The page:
I guess vampire and werewolf stuff is really big right now and has been for awhile. Yet I know I probably will never write a vampire or werewolf story. It just isn’t my thing. Even my magic realism is closer to reality than that stuff. (grin)
So as a writer, you have a decision to make: Follow your passion or follow the markets?
No comment beyond what’s above in the “Day” section. No time. (grin)
Fiction words: 3116
Writing of The Battle of Tres Caballos (Book 8)
Day 1…… 4125 words. Total words to date…… 4125
Day 2…… 2624 words. Total words to date…… 6749
Day 3…… 2766 words. Total words to date…… 9515
Day 4…… 1412 words. Total words to date…… 10927
Day 5…… 3441 words. Total words to date…… 14368
Day 6…… 1052 words. Total words to date…… 15420
Day 7…… 2486 words. Total words to date…… 17906
Day 8…… 3201 words. Total words to date…… 21107
Day 9…… 3186 words. Total words to date…… 24293
Day 10… 1585 words. Total words to date…… 25878
Day 11… 2178 words. Total words to date…… 28056
Day 12… 1730 words. Total words to date…… 29786
Day 13… 1083 words. Total words to date…… 30869
Day 14… 1784 words. Total words to date…… 32653
Day 15… 4018 words. Total words to date…… 36671
Day 16… 3116 words. Total words to date…… 39787
Total fiction words for the month…………… 30521
Total fiction words for the year……………… 436204
3 thoughts on “The Journal, Saturday, 7/18”
“What’s difficult in any art form (including writing) is to follow your passion DESPITE what your family and friends and critique group members say, and DESPITE lagging sales, and even DESPITE your own critical voice.”
I can so definitely identify with this, as well as you writing a western when you never planned to. Back after the class you had in Benson at the end of October was it? (or was that the first of November? I’ve slept too much since then to remember for sure), I shared that you talking about that resonated with me as just that morning I had gotten up and started an urban fantasy story just for fun (i.e. with no intention of publishing it). I had a whole list of reasons why I needed to stick to the genres I’d been working on (contemporary romance/WF/romantic-suspense & medieval fantasy in a world of my own creation), including the fact that all the “experts” tell you to stick with one genre and I was already breaking that “rule” by writing the ones I had been doing AND the UF story idea was about werewolves. Who in the world would read a Christian story about werewolves? LOL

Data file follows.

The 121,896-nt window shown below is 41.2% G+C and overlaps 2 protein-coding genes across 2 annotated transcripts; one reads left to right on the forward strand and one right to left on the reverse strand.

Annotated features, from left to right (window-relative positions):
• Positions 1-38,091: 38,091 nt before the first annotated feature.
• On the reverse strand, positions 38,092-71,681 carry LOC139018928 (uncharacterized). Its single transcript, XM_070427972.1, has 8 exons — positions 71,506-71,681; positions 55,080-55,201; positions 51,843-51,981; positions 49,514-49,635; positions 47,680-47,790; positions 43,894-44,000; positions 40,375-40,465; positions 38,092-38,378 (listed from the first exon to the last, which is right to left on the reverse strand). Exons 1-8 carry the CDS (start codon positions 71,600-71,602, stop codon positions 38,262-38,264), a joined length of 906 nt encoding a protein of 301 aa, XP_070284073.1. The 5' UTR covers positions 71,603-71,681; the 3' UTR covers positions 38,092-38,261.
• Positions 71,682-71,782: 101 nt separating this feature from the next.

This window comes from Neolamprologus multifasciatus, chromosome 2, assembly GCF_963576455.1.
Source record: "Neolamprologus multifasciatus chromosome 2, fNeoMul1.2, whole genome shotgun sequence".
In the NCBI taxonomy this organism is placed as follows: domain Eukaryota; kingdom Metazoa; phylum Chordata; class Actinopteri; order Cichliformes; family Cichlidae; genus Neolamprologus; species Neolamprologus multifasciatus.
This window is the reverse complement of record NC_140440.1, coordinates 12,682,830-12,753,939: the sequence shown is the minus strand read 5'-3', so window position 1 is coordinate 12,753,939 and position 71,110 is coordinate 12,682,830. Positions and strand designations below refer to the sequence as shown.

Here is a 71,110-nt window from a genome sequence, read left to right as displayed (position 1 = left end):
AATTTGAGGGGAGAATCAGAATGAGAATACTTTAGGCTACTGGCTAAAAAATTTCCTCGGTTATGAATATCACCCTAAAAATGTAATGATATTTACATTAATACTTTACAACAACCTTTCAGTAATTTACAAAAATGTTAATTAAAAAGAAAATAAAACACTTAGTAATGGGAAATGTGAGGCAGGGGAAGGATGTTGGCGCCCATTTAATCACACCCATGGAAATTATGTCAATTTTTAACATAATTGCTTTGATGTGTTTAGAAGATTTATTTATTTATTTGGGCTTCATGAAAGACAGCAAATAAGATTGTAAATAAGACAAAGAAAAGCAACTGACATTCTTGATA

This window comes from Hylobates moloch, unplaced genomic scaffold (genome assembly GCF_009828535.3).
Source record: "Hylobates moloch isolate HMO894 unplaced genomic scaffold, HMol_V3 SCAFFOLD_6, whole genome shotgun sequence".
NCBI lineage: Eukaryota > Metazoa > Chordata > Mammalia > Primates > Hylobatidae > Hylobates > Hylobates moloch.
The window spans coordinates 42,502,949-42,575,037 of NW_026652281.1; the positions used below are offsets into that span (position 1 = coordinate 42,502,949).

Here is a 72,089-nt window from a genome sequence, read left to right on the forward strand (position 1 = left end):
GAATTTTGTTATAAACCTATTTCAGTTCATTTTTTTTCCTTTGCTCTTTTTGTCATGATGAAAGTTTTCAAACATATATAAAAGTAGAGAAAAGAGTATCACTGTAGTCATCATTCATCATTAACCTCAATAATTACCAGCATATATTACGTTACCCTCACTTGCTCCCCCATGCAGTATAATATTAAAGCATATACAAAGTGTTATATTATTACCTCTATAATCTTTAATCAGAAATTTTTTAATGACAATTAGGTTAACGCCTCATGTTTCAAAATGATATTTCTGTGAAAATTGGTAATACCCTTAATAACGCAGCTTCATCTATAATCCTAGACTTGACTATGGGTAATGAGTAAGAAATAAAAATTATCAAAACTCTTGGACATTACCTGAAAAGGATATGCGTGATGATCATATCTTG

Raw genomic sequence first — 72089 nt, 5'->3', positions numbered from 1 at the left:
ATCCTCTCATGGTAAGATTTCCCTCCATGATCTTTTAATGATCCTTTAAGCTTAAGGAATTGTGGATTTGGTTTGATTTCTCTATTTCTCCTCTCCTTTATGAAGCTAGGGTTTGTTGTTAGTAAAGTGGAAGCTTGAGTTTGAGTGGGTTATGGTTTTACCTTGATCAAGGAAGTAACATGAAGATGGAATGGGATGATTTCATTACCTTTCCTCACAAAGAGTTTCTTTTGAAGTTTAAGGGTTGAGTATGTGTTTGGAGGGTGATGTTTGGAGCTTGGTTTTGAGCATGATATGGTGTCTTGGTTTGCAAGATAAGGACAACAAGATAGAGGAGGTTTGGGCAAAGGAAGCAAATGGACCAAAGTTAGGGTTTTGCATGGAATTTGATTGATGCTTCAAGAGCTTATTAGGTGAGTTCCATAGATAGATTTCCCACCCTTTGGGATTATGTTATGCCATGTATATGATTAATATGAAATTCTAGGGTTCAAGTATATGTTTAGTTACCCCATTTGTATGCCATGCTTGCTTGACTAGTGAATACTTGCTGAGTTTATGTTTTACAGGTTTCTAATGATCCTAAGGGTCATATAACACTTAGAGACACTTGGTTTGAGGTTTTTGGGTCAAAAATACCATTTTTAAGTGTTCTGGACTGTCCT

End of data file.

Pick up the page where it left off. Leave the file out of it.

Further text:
After you talked about your western, Harvey, I finished that story. Shortly thereafter, I published it. Decided you were right. If I was writing it, I might as well publish it, even if no one likes it, I’m having fun writing it, so I have nothing to lose by publishing. Since then, I’ve published 5 UF books – 3 short story collections (13, 3, and 8 stories respectively), a novelette, and a long novel – and have another short story collection in the works (9 stories with more to come), along with a story that could be anything from another novelette to another long novel, depending on how long it is by the time it’s done. Story ideas keep coming, so I keep writing. The interesting this is, those stories have found a niche audience I didn’t even know existed. SO glad I didn’t listen to all the reasons not to “waste time” writing them or to publish them.
I’m still working on my other genres, too, but the greater variety makes it more fun for me than I had before!
Hi Dawn, Absolutely right on all points. The only thing that confuses me a bit, why not publish your collections in five-story AND ten-story books? When you write ten stories, that way you’d have thirteen publications out of it instead of only 11: ten individual short stories, two 5-story collections, and one 10-story collection. (grin) However you choose to do it, just keep doing it.
I publish them in whatever counts they come to me. There’s an overall arc to my short stories – like the 8-story series is a man’s journey from soldier to leader. They span over 100 years, but they are pivotal events in his life that are part of that journey. All my short story collections fit together like that. None of them so far have been stand-alones. I put the entire arc into one collection. If I was writing stand-alone short stories, I’d have no problem doing as you note, but with the way mine are written and the way they fit together, it would be like breaking up a novel in a weird place to split it into two pieces. Even my current short story series has an overall character arc. I have no idea how many stories it will be yet, but it’ll be done the same way as I’ve done the others. Each individual story then all compiled into one collection, all telling the story of a man’s journey from point A to point B. That one covers about 200 years. *G*